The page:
Posted by Kristin Graham Koehler and Brian P. Morrissey
A federal district court in the Southern District of New York has ordered a qui tam relator to pay attorneys fees to a pharmacy servicer that it accused of defrauding the Medicare program based on a legal theory that had “no reasonable chance of success.” United States ex rel. Fox, Rx, Inc. v. Omnicare, Inc., No. 12-cv-275, 2104 WL 6750277, *4 (S.D.N.Y. Dec. 1, 2014).
Fox Rx, Inc., a sponsor of Medicare Part D prescription drug programs, filed a qui tam action against several pharmacies that provide services to long-term care facilities, and MHA Long Term Care Network (“MHA”), a servicer that contracted with the pharmacies to negotiate reimbursement rates on their behalf and to manage Medicare Part D claims. Id. at *1. Fox alleged that the defendants violated the federal FCA by (1) failing to “substitute generic drugs for brand-name drugs” in states that require such substitution, and by (2) dispensing drugs “after the termination of their national drug codes” in states that prohibit a drug from being dispensed after its “shelf-life expiration date.” Id. at *1. The Government declined to intervene.
The District Court dismissed the action as to all defendants. United States ex rel. Fox Rx, Inc. v. Omnicare, Inc., No. 12-cv-275, 2014 WL 3928780 (S.D.N.Y. Aug. 12, 2014). After securing that dismissal, MHA, the pharmacy servicer, moved for attorneys fees and costs pursuant to 31 U.S.C. § 3730(d)(4), which authorizes a district court to grant such an award against a qui tam relator if it concludes that the relator’s claim was “clearly frivolous, clearly vexatious, or brought primarily for purposes of harassment.”
MHA argued that Fox’s claims against it were “clearly frivolous” because MHA is not a pharmacy, and thus could not have participated in the fraud Fox alleged. As MHA explained, it “does not fill prescriptions,” “does not itself dispense drugs,” and “exercises no control or supervision” over the dispensing practices of its pharmacy clients. Id. at *1–*3.
Fox countered that MHA was nonetheless liable for the pharmacies’ allegedly fraudulent conduct. On behalf of the pharmacies, MHA had entered into contracts with pharmacy benefits managers, who provide claim adjudication services to the pharmacies and submit claims to Medicare and Medicaid for payment. In those contracts, Fox alleged that MHA had agreed to “supervise and ensure” compliance with “with all applicable laws.” Id. *3. In dismissing Fox’s complaint, the District Court rejected that interpretation of the contracts, holding that only the pharmacies had undertaken those duties, not MHA. Id. at *2. In its order granting attorney’s fees, the District Court held that Fox’s misreading of the contract was so “obvious” as to render its allegations against MHA “clearly frivolous.” Id. *4.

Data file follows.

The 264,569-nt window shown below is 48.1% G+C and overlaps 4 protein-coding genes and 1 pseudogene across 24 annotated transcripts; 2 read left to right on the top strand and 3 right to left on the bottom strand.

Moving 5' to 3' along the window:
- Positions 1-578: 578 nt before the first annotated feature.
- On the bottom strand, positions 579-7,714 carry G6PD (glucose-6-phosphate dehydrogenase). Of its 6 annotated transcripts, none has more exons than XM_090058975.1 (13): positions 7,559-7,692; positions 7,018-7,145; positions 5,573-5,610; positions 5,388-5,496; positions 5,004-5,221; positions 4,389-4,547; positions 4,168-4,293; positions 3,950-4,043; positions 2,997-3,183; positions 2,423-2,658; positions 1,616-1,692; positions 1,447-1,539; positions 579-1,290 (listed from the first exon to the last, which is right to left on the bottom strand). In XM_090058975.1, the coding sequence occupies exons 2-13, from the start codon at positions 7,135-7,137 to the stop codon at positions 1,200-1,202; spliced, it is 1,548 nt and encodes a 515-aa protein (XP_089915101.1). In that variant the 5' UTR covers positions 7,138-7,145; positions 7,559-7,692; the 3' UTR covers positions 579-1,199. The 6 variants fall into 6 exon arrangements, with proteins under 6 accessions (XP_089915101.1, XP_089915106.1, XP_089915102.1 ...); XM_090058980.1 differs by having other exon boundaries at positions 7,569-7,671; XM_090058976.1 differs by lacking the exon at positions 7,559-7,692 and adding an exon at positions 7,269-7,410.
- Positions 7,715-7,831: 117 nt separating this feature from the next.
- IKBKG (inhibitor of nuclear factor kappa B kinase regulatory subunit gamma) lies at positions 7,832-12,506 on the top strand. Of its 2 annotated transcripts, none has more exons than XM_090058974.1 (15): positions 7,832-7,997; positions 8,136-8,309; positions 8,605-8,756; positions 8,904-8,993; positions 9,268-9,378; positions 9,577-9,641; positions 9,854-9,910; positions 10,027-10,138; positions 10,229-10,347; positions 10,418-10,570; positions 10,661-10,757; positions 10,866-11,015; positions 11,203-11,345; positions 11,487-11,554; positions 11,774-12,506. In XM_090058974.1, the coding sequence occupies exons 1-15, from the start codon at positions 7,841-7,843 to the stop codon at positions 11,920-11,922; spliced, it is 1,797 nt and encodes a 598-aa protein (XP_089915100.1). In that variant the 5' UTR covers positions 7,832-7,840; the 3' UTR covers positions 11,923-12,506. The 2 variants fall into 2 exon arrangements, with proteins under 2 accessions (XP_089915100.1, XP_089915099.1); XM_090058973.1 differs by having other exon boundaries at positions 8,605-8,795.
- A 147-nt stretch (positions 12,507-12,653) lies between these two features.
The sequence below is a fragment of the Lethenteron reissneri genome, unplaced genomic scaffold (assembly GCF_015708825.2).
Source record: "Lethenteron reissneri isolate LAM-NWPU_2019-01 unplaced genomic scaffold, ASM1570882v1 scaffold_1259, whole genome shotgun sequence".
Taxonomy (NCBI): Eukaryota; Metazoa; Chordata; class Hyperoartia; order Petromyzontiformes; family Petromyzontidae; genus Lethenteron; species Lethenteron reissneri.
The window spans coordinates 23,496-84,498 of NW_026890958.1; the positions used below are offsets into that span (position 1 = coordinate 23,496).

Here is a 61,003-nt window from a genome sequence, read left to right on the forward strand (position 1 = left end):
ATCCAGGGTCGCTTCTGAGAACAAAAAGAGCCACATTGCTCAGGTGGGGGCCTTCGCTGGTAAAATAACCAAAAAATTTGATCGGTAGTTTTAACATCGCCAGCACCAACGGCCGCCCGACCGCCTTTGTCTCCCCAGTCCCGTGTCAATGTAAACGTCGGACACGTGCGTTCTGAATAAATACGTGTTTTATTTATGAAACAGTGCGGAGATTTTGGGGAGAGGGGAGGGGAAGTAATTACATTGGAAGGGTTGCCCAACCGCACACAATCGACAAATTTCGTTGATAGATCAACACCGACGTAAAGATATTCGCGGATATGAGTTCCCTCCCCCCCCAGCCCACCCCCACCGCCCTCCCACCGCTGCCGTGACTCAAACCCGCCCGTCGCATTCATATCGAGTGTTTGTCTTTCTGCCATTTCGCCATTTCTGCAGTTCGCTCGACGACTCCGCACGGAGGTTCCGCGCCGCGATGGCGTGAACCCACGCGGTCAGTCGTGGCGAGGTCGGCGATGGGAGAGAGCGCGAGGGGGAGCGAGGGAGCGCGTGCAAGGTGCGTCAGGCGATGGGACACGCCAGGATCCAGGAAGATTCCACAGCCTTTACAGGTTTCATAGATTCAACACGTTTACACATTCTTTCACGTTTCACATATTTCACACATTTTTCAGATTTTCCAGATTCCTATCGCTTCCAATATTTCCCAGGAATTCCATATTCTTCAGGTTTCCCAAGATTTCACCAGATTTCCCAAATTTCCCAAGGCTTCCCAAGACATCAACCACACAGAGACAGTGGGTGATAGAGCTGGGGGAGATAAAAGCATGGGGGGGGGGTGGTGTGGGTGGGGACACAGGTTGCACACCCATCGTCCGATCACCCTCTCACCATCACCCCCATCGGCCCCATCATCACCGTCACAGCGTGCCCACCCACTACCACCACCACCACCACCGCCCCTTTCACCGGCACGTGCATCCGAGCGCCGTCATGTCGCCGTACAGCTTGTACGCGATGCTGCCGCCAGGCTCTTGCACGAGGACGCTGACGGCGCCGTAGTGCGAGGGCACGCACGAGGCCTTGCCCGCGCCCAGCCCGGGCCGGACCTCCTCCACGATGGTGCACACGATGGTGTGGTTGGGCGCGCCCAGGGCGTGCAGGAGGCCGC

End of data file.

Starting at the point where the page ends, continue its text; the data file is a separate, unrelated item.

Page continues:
Highly relevant to the District Court’s conclusion was the fact that MHA met with Fox before Fox filed the operative complaint in the case. In that meeting, MHA presented Fox with a PowerPoint presentation and supporting documentation demonstrating that Fox’s interpretation of the contracts and its allegations against MHA were untenable. It also provided Fox with a draft motion for sanctions that MHA planned to file if Fox did not withdraw its allegations against the servicer. Id. at *3. But, “[i]nstead of dropping MHA from this action following the January 10, 2014 meeting, Fox concocted a theory of liability . . . based wholly on an obvious misreading of the [contracts].” Id. at *3–*4.
The District Court thus granted MHA’s motion for attorney’s fees and costs incurred since that meeting with Fox. (MHA requested a total of $140,000 in expenses. The Court directed MHA to supply additional supporting evidence of those expenses before deciding the amount of the award.)
The case serves as a reminder that a relator’s objectively unreasonable legal argument—such as an implausible interpretation of a contract—may serve as the basis for an attorney’s fees award in an FCA case. In addition, the case illustrates that, in appropriate circumstances, FCA defendants can be well served by meeting with a relator in advance of litigation in an effort to explain why the relator’s legal theory is not viable, and by documenting all such meetings. Even if the meetings do not result in the resolution of the case, they may support a defendant’s future claim for attorney’s fees, if the relator’s action is later dismissed and can fairly be characterized as “frivolous.”